Domino's CEO Says Food Costs Are Soaring
The global pizza giant is maintaining sales growth as economies reopen.
The restaurant industry was battered by the COVID-19 pandemic. Severe restrictions on dining required restaurants to pivot to pickup and delivery, with some succeeding and others failing to adapt. Even with restrictions now largely lifted, many consumers are still hesitant to dine indoors.
As the restaurant industry attempts to reopen and get back to normal in a volatile environment, new problems are emerging. Restaurants are struggling to find workers amid a labor shortage, and they’re competing with industries able to pay higher wages and expose workers to lower COVID-19 risk. Demand is no longer a problem. Meeting that demand is another story.
Even with the challenges facing the restaurant industry, investing in the best restaurant stocks can still prove to be a wise decision. The restaurant industry will likely be in turmoil for a while, but these top three restaurant stocks should deliver solid returns for investors over the long run.
Fast food giant McDonald’s (NYSE:MCD) was as prepared as any restaurant chain could be for a global pandemic. Around 65% of McDonald’s restaurants worldwide, and 95% of restaurants in the U.S., are equipped with a drive-thru. When dining rooms were shuttered last year, the drive-thru played a critical role for McDonald’s.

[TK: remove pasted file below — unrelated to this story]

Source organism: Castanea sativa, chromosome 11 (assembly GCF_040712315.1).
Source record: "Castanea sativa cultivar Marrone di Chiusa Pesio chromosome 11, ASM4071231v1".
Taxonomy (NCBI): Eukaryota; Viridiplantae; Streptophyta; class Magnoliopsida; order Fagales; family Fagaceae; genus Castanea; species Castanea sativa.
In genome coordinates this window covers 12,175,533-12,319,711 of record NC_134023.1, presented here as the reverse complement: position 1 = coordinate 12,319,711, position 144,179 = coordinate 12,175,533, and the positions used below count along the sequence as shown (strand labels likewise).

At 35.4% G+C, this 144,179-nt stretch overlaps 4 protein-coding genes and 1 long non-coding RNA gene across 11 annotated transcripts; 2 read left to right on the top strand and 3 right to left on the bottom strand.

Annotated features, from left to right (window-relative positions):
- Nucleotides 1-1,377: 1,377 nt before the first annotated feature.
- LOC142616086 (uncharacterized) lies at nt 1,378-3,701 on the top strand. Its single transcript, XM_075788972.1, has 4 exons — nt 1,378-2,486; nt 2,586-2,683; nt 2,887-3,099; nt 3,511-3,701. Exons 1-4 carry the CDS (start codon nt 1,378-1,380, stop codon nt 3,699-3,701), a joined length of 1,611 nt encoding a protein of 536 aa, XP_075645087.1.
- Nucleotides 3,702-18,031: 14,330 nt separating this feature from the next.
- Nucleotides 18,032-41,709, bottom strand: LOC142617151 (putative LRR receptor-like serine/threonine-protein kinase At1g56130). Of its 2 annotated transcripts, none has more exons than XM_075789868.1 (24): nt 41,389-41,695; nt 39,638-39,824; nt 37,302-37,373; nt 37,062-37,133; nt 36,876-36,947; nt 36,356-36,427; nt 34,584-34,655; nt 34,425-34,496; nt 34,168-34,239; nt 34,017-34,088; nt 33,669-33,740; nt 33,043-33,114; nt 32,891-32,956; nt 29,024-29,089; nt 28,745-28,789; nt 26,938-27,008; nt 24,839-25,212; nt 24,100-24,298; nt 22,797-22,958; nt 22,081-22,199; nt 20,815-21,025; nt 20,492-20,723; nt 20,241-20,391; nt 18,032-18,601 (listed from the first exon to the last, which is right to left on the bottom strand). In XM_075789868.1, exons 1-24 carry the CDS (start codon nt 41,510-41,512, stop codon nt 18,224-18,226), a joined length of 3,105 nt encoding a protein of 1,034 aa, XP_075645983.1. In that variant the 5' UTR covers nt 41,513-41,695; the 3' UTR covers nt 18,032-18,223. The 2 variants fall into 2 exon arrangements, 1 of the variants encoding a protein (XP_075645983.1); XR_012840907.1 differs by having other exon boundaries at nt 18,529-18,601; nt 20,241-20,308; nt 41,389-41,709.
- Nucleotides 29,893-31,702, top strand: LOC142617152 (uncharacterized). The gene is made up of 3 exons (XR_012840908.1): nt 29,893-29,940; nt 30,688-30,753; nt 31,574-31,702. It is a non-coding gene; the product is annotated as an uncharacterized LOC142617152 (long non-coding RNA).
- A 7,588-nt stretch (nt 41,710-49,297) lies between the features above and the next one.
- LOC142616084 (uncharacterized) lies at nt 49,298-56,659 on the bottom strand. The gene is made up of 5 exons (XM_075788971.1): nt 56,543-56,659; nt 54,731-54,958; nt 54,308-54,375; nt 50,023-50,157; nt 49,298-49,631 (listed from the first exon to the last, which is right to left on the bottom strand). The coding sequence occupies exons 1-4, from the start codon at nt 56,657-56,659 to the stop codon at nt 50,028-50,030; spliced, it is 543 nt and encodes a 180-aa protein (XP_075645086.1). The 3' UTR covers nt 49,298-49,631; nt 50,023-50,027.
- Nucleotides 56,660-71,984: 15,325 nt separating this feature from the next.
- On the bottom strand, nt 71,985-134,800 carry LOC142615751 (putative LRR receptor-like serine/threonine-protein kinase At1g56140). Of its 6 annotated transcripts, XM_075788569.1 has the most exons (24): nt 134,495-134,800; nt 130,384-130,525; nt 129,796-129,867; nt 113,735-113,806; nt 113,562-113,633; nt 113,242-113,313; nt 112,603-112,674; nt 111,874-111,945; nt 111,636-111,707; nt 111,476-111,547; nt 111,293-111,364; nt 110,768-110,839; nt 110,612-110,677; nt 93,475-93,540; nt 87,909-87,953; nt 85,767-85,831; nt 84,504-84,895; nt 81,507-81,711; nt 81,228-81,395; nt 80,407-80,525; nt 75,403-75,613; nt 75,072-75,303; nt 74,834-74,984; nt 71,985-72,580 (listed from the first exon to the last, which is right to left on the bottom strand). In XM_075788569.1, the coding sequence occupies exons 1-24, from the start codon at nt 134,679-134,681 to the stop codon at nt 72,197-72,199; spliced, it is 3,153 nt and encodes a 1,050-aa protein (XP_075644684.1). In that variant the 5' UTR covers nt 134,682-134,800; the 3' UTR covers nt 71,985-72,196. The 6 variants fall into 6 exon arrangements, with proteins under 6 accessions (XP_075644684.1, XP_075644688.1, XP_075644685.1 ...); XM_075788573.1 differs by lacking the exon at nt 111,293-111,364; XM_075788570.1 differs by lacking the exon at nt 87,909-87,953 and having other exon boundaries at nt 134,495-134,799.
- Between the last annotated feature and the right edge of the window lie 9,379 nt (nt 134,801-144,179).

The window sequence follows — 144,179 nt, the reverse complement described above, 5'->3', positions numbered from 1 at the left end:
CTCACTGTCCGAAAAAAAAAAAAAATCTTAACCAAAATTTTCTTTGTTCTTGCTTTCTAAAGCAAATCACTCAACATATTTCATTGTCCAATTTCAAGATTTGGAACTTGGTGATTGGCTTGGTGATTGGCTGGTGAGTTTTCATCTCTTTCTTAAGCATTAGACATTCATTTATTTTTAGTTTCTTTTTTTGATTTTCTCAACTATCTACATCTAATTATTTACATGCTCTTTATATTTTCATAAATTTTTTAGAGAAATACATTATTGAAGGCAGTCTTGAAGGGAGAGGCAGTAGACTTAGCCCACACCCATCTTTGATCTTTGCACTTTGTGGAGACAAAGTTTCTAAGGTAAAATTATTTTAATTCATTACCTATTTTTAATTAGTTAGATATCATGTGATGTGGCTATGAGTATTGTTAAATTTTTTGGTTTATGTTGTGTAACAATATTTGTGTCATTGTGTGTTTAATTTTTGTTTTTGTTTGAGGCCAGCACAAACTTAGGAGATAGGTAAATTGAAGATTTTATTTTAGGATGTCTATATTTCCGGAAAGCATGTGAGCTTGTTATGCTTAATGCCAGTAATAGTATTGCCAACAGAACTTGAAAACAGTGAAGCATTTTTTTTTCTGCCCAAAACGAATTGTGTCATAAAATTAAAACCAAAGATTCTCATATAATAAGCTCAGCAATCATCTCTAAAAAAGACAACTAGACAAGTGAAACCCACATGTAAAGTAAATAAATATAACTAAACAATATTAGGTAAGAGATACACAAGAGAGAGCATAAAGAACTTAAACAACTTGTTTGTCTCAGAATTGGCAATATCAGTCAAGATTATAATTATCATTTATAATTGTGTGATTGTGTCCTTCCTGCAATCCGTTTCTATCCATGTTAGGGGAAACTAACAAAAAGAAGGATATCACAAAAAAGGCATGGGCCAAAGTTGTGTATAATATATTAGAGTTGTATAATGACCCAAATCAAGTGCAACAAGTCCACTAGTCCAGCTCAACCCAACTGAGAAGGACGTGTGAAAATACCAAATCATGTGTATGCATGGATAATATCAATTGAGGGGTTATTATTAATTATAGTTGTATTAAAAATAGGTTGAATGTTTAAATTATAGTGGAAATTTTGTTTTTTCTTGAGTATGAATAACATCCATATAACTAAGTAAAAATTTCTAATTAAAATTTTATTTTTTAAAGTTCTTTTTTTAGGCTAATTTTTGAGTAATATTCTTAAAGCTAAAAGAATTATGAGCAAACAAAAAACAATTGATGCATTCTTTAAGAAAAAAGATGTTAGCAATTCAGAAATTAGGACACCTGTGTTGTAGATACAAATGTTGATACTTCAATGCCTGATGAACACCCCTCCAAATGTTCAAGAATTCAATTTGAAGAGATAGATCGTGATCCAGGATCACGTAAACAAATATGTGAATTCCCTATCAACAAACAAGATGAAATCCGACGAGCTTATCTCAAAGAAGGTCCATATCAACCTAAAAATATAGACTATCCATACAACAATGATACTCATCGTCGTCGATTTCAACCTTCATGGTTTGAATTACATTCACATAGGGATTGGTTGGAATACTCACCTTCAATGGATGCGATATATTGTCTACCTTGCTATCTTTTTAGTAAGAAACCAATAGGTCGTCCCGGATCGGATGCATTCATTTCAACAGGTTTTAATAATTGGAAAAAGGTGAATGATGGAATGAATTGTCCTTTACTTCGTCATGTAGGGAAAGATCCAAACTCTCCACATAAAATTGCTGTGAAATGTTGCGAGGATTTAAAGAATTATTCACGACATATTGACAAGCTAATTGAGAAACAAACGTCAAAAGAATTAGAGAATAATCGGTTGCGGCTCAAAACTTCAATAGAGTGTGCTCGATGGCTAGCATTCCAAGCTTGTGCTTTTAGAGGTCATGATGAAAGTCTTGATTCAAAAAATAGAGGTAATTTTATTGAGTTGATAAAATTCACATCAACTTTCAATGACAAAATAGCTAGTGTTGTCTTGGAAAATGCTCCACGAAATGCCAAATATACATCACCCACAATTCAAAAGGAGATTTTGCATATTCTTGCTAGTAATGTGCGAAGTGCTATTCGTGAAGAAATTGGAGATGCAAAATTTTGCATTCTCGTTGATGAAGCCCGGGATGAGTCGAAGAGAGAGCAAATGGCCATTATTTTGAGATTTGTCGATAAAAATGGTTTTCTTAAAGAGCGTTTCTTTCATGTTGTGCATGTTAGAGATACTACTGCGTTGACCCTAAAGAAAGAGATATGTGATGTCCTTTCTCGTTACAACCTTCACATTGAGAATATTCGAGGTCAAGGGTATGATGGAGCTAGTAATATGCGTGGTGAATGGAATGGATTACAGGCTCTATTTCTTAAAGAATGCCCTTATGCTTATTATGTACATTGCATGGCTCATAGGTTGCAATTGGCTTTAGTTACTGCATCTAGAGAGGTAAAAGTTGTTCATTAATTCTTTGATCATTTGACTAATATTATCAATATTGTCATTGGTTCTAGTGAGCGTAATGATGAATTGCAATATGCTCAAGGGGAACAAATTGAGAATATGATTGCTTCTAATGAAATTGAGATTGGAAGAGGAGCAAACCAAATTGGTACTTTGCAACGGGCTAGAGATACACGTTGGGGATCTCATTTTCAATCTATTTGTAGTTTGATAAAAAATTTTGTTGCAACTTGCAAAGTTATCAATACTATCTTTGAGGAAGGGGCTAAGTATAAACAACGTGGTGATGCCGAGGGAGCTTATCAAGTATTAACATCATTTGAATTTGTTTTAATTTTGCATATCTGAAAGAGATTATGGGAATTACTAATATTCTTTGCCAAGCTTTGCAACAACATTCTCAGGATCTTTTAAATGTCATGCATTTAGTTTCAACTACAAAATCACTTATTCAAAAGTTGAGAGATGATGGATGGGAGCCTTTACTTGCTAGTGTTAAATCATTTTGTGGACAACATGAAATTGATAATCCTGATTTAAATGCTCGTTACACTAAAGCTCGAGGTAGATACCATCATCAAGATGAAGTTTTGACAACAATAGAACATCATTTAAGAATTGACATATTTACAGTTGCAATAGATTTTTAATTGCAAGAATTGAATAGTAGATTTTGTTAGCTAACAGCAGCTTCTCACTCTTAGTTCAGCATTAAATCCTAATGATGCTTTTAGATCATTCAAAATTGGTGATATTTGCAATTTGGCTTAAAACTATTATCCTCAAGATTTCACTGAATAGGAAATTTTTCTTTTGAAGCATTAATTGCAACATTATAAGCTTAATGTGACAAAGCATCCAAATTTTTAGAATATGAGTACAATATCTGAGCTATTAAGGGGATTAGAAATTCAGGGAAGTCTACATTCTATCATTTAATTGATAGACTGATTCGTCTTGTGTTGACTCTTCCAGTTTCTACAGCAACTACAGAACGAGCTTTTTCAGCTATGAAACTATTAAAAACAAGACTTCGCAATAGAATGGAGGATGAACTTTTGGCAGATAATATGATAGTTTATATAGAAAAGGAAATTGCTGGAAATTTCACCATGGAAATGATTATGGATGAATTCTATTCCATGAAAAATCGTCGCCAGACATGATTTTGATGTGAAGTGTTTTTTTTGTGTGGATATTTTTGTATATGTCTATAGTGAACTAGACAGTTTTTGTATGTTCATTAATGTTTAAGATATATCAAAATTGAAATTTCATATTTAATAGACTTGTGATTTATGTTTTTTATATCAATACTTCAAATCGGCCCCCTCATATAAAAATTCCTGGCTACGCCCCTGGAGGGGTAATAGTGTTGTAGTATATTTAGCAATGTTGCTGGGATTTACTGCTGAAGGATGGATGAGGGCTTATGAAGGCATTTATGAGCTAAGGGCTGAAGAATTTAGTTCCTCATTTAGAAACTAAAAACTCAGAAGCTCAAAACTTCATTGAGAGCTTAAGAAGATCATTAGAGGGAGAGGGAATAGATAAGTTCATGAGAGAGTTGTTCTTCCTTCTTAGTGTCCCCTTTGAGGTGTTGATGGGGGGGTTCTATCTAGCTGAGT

McDonald’s had also been investing in digital sales and delivery. The company launched a revamped mobile app in 2017 that allowed customers to order and pay from a smartphone, and its McDelivery service hit its stride in 2019 when partnering with DoorDash (NYSE:DASH) brought delivery to more than 10,000 locations.
McDonald’s wasn’t immune from the turmoil in the restaurant industry during the early days of the pandemic. With fewer commuters, the company’s breakfast business took a huge hit in the U.S. And sales plunged in international markets, where drive-thrus are less prevalent. Global comparable sales tumbled 7.7% in 2020.
While the pandemic isn’t quite over, McDonald’s is staging a vigorous recovery. Global comparable sales rose by more than 40% in the second quarter of this year, and they were up nearly 7% on a two-year basis. The U.S. market was particularly strong, and international markets are now back to where they were before the pandemic began in terms of sales. The reopening of dining rooms in international markets is helping to drive the recovery overseas.
The investments McDonald’s made in its digital channels before and during the pandemic are now paying off. Systemwide digital sales in the company’s six largest markets were close to $8 billion in the first half of this year, up 70% compared to 2020. A new MyMcDonald’s Rewards loyalty program already has 12 million customers enrolled, providing a strong incentive to choose McDonald’s over the competition.